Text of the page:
The mainstream treatment of upper extremity thrombosis is based on the correction of the underlying defect and prevention of future episodes. Currently, the gold standard in the acute management of this unusual thrombosis is the thrombolytic therapy. Catheter-directed thrombolysis has reported a successful of 62–82%, being higher in recent formed clots (symptoms <2–6 weeks) followed by a venoplasty if there is evidence of residual obstruction [2] [7]. Anticoagulation therapy reduces overall mortality and morbidity associated with this syndrome. However, some studies demonstrate an increased risk of residual venous obstruction in 78% of cases managed only with anticoagulation [7]. Urschel et al. describe that only 29% of patients treated with anticoagulation reported a good or excellent outcome [8]. There was no evidence related to the use of new oral anticoagulants for the management of upper limb thrombosis.

In cases of external compression by scaring and fibrosis the treatment includes surgical decompression to avoid subsequently new thrombosis [9]. The surgical procedure should be performing one or two months after the episode.


Conclusion

Paget–Schroetter syndrome is an upper limb thrombosis related to young athletic patients. Its pathophysiology is explained by two theories: an overuse of the extremity with adnexal muscle hypertrophy and intrinsic anatomical abnormalities in the thoracic upper outlet; both enhance the probability of blood stasis and thrombosis. The current treatment for this syndrome is the correction of any anatomic abnormality with surgical interventions. There are no studies related with the use of new oral anticoagulants for its management. In this case report, we have shown how rivaroxaban was used successfully for the treatment of pulmonary embolism and also prevents the recurrence of the upper limb thrombosis. Further clinical trials are needed to show the clinical benefits of this drug and prove an association.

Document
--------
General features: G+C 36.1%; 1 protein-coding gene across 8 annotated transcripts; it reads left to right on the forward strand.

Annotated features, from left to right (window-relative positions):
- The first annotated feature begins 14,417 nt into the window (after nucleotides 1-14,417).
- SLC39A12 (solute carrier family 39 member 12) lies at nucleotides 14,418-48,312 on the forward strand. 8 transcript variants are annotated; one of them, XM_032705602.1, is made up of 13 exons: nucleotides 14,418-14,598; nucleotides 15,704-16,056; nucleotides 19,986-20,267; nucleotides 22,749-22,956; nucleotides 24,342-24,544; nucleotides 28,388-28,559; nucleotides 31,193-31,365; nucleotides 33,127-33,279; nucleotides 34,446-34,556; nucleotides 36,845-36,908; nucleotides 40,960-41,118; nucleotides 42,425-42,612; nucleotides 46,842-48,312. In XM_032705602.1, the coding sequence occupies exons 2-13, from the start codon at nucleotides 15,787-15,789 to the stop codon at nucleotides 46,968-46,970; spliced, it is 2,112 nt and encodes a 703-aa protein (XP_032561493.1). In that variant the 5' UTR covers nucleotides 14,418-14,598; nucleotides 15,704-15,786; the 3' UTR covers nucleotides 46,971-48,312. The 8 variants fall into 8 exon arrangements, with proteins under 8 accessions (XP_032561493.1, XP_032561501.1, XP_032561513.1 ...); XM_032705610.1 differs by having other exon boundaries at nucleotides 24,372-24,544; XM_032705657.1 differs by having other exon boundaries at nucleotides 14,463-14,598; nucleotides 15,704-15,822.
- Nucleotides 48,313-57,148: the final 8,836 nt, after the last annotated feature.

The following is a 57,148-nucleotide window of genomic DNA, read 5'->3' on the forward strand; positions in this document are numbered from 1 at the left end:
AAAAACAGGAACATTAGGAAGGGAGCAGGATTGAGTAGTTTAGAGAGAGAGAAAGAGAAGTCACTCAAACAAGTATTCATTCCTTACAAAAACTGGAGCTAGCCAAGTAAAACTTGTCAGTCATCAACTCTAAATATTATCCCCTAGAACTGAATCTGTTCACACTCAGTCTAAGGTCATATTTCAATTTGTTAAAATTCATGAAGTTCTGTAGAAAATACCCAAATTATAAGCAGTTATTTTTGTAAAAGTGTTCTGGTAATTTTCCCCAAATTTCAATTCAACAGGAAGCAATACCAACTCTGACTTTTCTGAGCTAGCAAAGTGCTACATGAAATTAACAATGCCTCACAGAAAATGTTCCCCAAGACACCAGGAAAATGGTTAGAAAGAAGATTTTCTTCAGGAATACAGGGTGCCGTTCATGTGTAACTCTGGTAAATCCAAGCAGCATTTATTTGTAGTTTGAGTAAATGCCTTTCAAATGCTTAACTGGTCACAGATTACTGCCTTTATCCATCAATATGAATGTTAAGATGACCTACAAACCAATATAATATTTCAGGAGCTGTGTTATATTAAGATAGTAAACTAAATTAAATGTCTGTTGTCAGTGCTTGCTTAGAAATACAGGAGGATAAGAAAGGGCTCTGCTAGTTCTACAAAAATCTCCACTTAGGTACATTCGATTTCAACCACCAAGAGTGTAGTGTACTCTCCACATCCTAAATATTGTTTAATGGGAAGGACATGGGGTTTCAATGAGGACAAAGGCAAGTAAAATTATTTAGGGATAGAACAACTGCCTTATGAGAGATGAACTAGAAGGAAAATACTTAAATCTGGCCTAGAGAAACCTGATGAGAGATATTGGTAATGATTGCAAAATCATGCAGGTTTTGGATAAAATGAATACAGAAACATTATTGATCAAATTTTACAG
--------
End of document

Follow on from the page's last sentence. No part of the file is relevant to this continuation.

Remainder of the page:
References
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  6. Chin EE, Zimmerman PT, Grant EG. Sonographic evaluation of upper extremity deep venous thrombosis. J Ultrasound Med 2005 Jun;24(6):829–38; quiz 839–40.   [Pubmed]    Back to citation no. 6
  7. Adams JT, DeWeese JA. "Effort" thrombosis of the axillary and subclavian veins. J Trauma 1971 Nov;11(11):923–30.   [CrossRef]   [Pubmed]    Back to citation no. 7
  8. Urschel HC Jr, Razzuk MA. Paget-Schroetter syndrome: what is the best management? Ann Thorac Surg 2000 Jun;69(6):1663–8; discussion 1668–9.   [CrossRef]   [Pubmed]    Back to citation no. 8
  9. Beygui RE, Olcott C 4th, Dalman RL. Subclavian vein thrombosis: outcome analysis based on etiology and modality of treatment. Ann Vasc Surg 1997 May;11(3):247–55.   [CrossRef]   [Pubmed]    Back to citation no. 9

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Author Contributions
Morales MC – Substantial contributions to conception and design, Acquisition of data, Analysis and interpretation of data, Drafting the article, Revising it critically for important intellectual content, Final approval of the version to be published
Delgado AFl – Analysis and interpretation of data, Revising it critically for important intellectual content, Final approval of the version to be published
Lemus HN – Analysis and interpretation of data, Revising it critically for important intellectual content, Final approval of the version to be published
Montenegro AC – Analysis and interpretation of data, Revising it critically for important intellectual content, Final approval of the version to be published
Guarantor of submission
The corresponding author is the guarantor of submission.
Source of support
None
Conflict of interest
Authors declare no conflict of interest.
Copyright
© 2016 Morales MC et al. This article is distributed under the terms of Creative Commons Attribution License which permits unrestricted use, distribution and reproduction in any medium provided the original author(s) and original publisher are properly credited. Please see the copyright policy on the journal website for more information.